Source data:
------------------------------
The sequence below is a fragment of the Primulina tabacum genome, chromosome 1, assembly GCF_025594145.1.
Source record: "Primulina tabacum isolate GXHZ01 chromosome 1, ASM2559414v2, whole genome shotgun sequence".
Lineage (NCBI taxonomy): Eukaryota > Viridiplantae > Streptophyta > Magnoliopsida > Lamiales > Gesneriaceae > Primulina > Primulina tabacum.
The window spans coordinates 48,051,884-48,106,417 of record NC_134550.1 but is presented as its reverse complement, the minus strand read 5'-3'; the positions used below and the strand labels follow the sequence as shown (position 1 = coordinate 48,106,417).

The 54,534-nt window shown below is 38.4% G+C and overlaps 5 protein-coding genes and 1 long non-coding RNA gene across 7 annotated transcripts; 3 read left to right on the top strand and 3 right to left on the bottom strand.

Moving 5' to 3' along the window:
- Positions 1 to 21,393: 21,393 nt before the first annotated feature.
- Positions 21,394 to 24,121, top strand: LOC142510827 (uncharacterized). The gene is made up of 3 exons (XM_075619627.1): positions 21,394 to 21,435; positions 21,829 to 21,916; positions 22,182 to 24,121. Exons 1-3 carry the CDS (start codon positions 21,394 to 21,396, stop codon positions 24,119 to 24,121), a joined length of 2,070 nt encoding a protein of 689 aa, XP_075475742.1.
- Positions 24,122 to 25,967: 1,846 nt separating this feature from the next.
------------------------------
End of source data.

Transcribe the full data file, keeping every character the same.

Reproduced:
The sequence below is a fragment of the Primulina tabacum genome, chromosome 1, assembly GCF_025594145.1.
Source record: "Primulina tabacum isolate GXHZ01 chromosome 1, ASM2559414v2, whole genome shotgun sequence".
Lineage (NCBI taxonomy): Eukaryota > Viridiplantae > Streptophyta > Magnoliopsida > Lamiales > Gesneriaceae > Primulina > Primulina tabacum.
The window spans coordinates 48,051,884-48,106,417 of record NC_134550.1 but is presented as its reverse complement, the minus strand read 5'-3'; the positions used below and the strand labels follow the sequence as shown (position 1 = coordinate 48,106,417).

The 54,534-nt window shown below is 38.4% G+C and overlaps 5 protein-coding genes and 1 long non-coding RNA gene across 7 annotated transcripts; 3 read left to right on the top strand and 3 right to left on the bottom strand.

Moving 5' to 3' along the window:
- Positions 1 to 21,393: 21,393 nt before the first annotated feature.
- Positions 21,394 to 24,121, top strand: LOC142510827 (uncharacterized). The gene is made up of 3 exons (XM_075619627.1): positions 21,394 to 21,435; positions 21,829 to 21,916; positions 22,182 to 24,121. Exons 1-3 carry the CDS (start codon positions 21,394 to 21,396, stop codon positions 24,119 to 24,121), a joined length of 2,070 nt encoding a protein of 689 aa, XP_075475742.1.
- Positions 24,122 to 25,967: 1,846 nt separating this feature from the next.